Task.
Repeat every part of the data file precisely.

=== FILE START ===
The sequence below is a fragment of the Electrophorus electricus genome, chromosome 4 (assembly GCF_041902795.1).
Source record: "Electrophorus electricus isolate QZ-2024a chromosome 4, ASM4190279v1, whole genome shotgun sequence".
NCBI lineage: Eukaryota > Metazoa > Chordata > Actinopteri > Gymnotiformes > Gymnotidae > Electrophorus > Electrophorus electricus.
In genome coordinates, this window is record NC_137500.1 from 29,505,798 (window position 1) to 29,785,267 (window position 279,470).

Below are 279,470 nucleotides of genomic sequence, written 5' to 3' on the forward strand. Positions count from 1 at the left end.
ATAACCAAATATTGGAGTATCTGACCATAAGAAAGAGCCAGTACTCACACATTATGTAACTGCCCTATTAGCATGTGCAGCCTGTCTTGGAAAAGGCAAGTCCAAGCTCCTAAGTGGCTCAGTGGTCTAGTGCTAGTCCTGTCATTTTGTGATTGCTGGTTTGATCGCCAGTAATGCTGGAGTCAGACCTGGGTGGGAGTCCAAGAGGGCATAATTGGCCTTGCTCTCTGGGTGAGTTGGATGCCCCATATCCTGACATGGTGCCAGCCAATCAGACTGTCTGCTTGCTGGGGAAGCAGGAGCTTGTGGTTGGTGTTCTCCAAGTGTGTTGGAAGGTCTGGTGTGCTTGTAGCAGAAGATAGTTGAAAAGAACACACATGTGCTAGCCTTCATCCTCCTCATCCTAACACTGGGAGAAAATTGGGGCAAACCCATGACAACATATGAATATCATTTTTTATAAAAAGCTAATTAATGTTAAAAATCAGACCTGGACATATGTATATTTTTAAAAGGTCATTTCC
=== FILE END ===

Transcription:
The sequence below is a fragment of the Electrophorus electricus genome, chromosome 4 (assembly GCF_041902795.1).
Source record: "Electrophorus electricus isolate QZ-2024a chromosome 4, ASM4190279v1, whole genome shotgun sequence".
NCBI lineage: Eukaryota > Metazoa > Chordata > Actinopteri > Gymnotiformes > Gymnotidae > Electrophorus > Electrophorus electricus.
In genome coordinates, this window is record NC_137500.1 from 29,505,798 (window position 1) to 29,785,267 (window position 279,470).

Below are 279,470 nucleotides of genomic sequence, written 5' to 3' on the forward strand. Positions count from 1 at the left end.
ATAACCAAATATTGGAGTATCTGACCATAAGAAAGAGCCAGTACTCACACATTATGTAACTGCCCTATTAGCATGTGCAGCCTGTCTTGGAAAAGGCAAGTCCAAGCTCCTAAGTGGCTCAGTGGTCTAGTGCTAGTCCTGTCATTTTGTGATTGCTGGTTTGATCGCCAGTAATGCTGGAGTCAGACCTGGGTGGGAGTCCAAGAGGGCATAATTGGCCTTGCTCTCTGGGTGAGTTGGATGCCCCATATCCTGACATGGTGCCAGCCAATCAGACTGTCTGCTTGCTGGGGAAGCAGGAGCTTGTGGTTGGTGTTCTCCAAGTGTGTTGGAAGGTCTGGTGTGCTTGTAGCAGAAGATAGTTGAAAAGAACACACATGTGCTAGCCTTCATCCTCCTCATCCTAACACTGGGAGAAAATTGGGGCAAACCCATGACAACATATGAATATCATTTTTTATAAAAAGCTAATTAATGTTAAAAATCAGACCTGGACATATGTATATTTTTAAAAGGTCATTTCC